‘Find my Fish’: How visual surveys and remote tracking aid research and management of fishes

Do you ever wonder how scientists get information about the habitat preferences, spawning periods, and migration of fish? There are two methods by which we can observed fish: direct and indirect. An example of a direct observation method is the snorkel survey. Snorkelling is a conducive method in shallow and clear water for assessing fine detail in habitat preferences, spawning, and behaviour (Figure 1). However, snorkelling only provides a snapshot of what is occurring beneath the water’s surface, a major drawback for questions involving large temporal or spatial scales. In order to gather data on large-scale migration patterns and long-term habitat use, scientists frequently use an indirect method called biotelemetry. 

Figure 1. A snorkeler surveys a tropical reef community. Photo: National Park Service America.

Biotelemetry equips an organism with a transmitter so a scientist can track it using a receiver. Fisheries scientists frequently use either acoustic or radio telemetry. In acoustic telemetry, a transmitter is surgically inserted into fish, which then relays a unique code that is picked up by a receiver when the transmitter comes within range (200m or less; Figure 2). With an array of receivers, scientists can track the movements of fish over hundreds of kilometers. The fine scale details available through snorkelling combined with the large scale information available through biotelemetry allows fisheries scientists and managers to get a better idea of the way fish live in their environments.

Figure 2. Various sizes of acoustic transmitters (left) and surgical insertion of the appropriate size transmitter into the abdomen of a fish (right). Photo: Wikimedia Commons.

Mads Christoffersen and fellow researchers from the National Institute of Aquatic Resources Technical University of Denmark combined snorkelling and acoustic telemetry to gather information about the daily activity, density, and seasonal migration of an invasive fish species, the round goby (Neogobius melanostomus; Figure 3). The round goby wreaks havoc in invaded ecosystems by outcompeting and displacing native fish species, as well as predating on their eggs and fry. The researchers were interested in using this information to stimulate a fishery around the round goby to help control their population numbers in Danish waters and lessen their ecological impact.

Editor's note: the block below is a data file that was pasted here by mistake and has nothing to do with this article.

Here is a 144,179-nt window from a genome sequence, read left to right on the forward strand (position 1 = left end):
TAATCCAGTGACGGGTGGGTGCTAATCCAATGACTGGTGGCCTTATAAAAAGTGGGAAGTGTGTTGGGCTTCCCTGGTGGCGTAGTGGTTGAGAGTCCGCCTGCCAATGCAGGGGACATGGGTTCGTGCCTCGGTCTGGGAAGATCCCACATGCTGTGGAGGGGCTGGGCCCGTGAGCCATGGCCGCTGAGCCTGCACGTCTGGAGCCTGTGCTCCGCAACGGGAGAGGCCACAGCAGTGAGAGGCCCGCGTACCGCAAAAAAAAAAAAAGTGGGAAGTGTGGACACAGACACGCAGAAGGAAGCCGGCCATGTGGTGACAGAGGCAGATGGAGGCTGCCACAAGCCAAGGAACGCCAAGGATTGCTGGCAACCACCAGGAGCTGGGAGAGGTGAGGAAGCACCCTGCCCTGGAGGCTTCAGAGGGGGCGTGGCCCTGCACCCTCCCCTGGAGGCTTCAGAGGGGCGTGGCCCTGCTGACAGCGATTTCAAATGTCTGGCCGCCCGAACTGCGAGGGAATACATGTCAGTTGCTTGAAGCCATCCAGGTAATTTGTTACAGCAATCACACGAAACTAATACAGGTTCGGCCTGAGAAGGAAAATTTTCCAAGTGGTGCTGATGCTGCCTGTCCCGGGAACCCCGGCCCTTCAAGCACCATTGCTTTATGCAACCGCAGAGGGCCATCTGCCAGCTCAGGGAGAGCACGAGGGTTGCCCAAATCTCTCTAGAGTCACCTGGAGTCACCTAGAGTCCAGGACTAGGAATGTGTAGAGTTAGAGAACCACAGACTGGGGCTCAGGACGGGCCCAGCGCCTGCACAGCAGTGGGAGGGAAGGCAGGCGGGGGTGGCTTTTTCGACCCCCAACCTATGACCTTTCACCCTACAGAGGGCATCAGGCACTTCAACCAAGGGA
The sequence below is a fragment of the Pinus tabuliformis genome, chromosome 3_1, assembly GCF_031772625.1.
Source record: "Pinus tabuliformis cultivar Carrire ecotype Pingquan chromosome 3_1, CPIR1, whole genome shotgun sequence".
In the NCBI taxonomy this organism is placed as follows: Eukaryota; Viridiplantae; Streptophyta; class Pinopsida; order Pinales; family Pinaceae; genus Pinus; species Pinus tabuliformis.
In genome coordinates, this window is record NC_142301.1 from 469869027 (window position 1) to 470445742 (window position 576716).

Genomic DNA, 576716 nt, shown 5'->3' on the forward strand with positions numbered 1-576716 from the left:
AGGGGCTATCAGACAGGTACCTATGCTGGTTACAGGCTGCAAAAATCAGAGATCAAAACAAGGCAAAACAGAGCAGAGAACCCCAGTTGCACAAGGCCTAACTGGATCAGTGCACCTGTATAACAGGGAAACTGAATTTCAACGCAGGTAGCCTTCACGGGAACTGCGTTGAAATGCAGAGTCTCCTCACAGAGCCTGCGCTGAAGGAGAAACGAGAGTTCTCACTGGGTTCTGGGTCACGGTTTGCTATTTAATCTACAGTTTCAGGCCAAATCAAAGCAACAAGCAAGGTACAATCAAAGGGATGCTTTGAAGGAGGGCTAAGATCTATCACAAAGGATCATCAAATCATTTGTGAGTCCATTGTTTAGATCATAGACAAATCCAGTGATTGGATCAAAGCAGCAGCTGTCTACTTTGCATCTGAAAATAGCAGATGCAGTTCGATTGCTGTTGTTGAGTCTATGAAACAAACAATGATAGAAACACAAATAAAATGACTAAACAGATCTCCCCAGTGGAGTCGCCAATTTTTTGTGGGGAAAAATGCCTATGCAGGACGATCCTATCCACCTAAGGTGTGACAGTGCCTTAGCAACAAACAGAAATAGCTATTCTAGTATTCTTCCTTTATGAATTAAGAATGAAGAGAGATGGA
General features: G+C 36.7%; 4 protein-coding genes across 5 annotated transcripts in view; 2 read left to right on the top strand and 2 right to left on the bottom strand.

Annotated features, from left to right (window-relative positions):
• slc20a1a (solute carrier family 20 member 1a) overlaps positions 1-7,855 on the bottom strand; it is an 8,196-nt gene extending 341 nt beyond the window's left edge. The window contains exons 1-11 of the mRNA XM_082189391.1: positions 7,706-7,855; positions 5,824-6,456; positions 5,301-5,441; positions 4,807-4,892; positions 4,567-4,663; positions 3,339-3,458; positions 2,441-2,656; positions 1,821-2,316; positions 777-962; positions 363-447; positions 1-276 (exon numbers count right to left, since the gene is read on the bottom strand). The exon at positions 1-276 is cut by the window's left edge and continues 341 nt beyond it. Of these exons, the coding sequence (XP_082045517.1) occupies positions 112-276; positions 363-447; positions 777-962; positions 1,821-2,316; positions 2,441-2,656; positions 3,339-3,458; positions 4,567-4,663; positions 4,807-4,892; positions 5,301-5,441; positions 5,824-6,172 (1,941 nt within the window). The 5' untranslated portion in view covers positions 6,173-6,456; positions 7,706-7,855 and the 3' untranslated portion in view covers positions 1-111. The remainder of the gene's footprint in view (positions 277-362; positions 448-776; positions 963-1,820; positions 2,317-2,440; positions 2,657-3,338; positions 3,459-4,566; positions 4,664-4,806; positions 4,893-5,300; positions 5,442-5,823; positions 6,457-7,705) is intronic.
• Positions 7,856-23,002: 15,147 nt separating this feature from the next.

Figure 3. Young round goby caught from Hamilton Harbour, Ontario, Canada being held in an experimental aquarium at the Aquatic Behavioural Ecology Lab (ABEL) at McMaster University. Photo: Caitlyn Synyshyn

Figure 4. A Danish estuary invaded by round goby. The numbers indicated locations of acoustic receivers. Movement of tagged round goby were tracked when they passed close enough to any of the receivers. Photo: Christoffersen et al. (2018).

To start, the researchers selected an estuary where round goby have been observed and set up an array of acoustic receivers to track round goby movement in and out of the estuary (Figure 4). Fifty round goby were caught from the estuary, surgically implanted with transmitters, and released back into the estuary after recovery. Whenever a goby swam close enough to a receiver, their unique identification was recorded and saved with the date and time. The researchers discovered that the goby use the estuary in different ways depending on the season and their life stage. Using biotelemetry, the researchers found 18 round goby migrated out of the estuary towards the sea during the fall. The following spring, 7 of the 18 fish were detected migrating back into the estuary. Three round goby migrated from the estuary upstream towards freshwater habitats during the fall, with two returning the following spring. Twelve round goby never left the estuary during the winter. The researchers snorkelling surveys helped them understand that the majority of round goby in the estuary were juveniles, a crucial detail that would have been missed using telemetry alone. Additionally, they found the round goby density in the estuary to be about one round goby every 2 square meters. 

This study outlines how the combined use of visual surveys such as snorkelling, and remote tracking offered by biotelemetry can be used to offer more insight into the biology of many fish species. This information can be used for conservation, management, or in Mads Christoffersen’s case, providing information to stimulate a fishery around the round goby.  The use of biotelemetry in fisheries research and management is especially common in vast waterbodies such as the Laurentian Great Lakes.Scientists can gain considerably more information through collaboration. For example, American and Canadian scientists partnered up to share a network of acoustic receivers to enhance spatial understanding of fisheries in the Great Lakes (for more information, see glatos.glos.us). 

 

Reference

Christoffersen, M., Svendsen, J. C., Behrens, J. W., Jepsen, N., & van Deurs, M. 2019. Using acoustic telemetry and snorkel surveys to study diel activity and seasonal migration of round goby (Neogobius melanostomus) in an estuary of the Western Baltic Sea. Fisheries management and ecology26(2), 172-182.

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